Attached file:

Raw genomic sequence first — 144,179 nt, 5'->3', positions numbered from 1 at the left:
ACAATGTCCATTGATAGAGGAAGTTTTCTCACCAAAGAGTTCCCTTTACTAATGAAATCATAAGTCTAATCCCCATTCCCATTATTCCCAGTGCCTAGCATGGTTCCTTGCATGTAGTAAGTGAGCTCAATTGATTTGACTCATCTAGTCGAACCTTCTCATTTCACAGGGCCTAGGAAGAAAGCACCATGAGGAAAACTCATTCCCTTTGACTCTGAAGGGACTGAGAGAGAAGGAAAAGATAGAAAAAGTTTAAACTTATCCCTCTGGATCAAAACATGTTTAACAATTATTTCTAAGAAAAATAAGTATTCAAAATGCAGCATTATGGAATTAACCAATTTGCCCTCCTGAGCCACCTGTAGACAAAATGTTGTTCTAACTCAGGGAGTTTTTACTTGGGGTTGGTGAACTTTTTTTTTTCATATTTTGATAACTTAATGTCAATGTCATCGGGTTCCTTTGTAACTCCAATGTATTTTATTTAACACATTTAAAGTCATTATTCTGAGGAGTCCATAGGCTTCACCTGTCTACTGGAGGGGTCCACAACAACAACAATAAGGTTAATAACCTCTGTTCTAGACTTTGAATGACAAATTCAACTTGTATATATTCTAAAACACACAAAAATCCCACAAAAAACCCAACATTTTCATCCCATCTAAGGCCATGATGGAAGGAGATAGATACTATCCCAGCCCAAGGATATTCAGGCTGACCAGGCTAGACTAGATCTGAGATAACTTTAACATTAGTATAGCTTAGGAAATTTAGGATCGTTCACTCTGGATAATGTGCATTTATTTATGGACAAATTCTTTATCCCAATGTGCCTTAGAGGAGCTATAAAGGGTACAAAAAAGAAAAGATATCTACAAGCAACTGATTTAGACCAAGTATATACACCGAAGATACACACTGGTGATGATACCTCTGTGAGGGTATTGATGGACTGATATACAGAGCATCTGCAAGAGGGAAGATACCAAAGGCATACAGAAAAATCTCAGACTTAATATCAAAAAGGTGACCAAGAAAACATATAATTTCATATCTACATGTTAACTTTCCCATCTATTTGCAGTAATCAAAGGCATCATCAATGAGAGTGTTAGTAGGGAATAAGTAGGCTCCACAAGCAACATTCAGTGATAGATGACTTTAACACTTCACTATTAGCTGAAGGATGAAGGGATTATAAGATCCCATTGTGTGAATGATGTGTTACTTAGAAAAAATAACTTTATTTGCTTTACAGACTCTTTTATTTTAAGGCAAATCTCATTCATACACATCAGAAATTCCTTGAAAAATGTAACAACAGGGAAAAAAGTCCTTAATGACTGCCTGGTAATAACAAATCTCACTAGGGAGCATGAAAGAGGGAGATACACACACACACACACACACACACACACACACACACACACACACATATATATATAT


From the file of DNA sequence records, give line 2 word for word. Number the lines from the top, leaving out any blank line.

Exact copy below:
ACAATGTCCATTGATAGAGGAAGTTTTCTCACCAAAGAGTTCCCTTTACTAATGAAATCATAAGTCTAATCCCCATTCCCATTATTCCCAGTGCCTAGCATGGTTCCTTGCATGTAGTAAGTGAGCTCAATTGATTTGACTCATCTAGTCGAACCTTCTCATTTCACAGGGCCTAGGAAGAAAGCACCATGAGGAAAACTCATTCCCTTTGACTCTGAAGGGACTGAGAGAGAAGGAAAAGATAGAAAAAGTTTAAACTTATCCCTCTGGATCAAAACATGTTTAACAATTATTTCTAAGAAAAATAAGTATTCAAAATGCAGCATTATGGAATTAACCAATTTGCCCTCCTGAGCCACCTGTAGACAAAATGTTGTTCTAACTCAGGGAGTTTTTACTTGGGGTTGGTGAACTTTTTTTTTTCATATTTTGATAACTTAATGTCAATGTCATCGGGTTCCTTTGTAACTCCAATGTATTTTATTTAACACATTTAAAGTCATTATTCTGAGGAGTCCATAGGCTTCACCTGTCTACTGGAGGGGTCCACAACAACAACAATAAGGTTAATAACCTCTGTTCTAGACTTTGAATGACAAATTCAACTTGTATATATTCTAAAACACACAAAAATCCCACAAAAAACCCAACATTTTCATCCCATCTAAGGCCATGATGGAAGGAGATAGATACTATCCCAGCCCAAGGATATTCAGGCTGACCAGGCTAGACTAGATCTGAGATAACTTTAACATTAGTATAGCTTAGGAAATTTAGGATCGTTCACTCTGGATAATGTGCATTTATTTATGGACAAATTCTTTATCCCAATGTGCCTTAGAGGAGCTATAAAGGGTACAAAAAAGAAAAGATATCTACAAGCAACTGATTTAGACCAAGTATATACACCGAAGATACACACTGGTGATGATACCTCTGTGAGGGTATTGATGGACTGATATACAGAGCATCTGCAAGAGGGAAGATACCAAAGGCATACAGAAAAATCTCAGACTTAATATCAAAAAGGTGACCAAGAAAACATATAATTTCATATCTACATGTTAACTTTCCCATCTATTTGCAGTAATCAAAGGCATCATCAATGAGAGTGTTAGTAGGGAATAAGTAGGCTCCACAAGCAACATTCAGTGATAGATGACTTTAACACTTCACTATTAGCTGAAGGATGAAGGGATTATAAGATCCCATTGTGTGAATGATGTGTTACTTAGAAAAAATAACTTTATTTGCTTTACAGACTCTTTTATTTTAAGGCAAATCTCATTCATACACATCAGAAATTCCTTGAAAAATGTAACAACAGGGAAAAAAGTCCTTAATGACTGCCTGGTAATAACAAATCTCACTAGGGAGCATGAAAGAGGGAGATACACACACACACACACACACACACACACACACACACACACACACATATATATATAT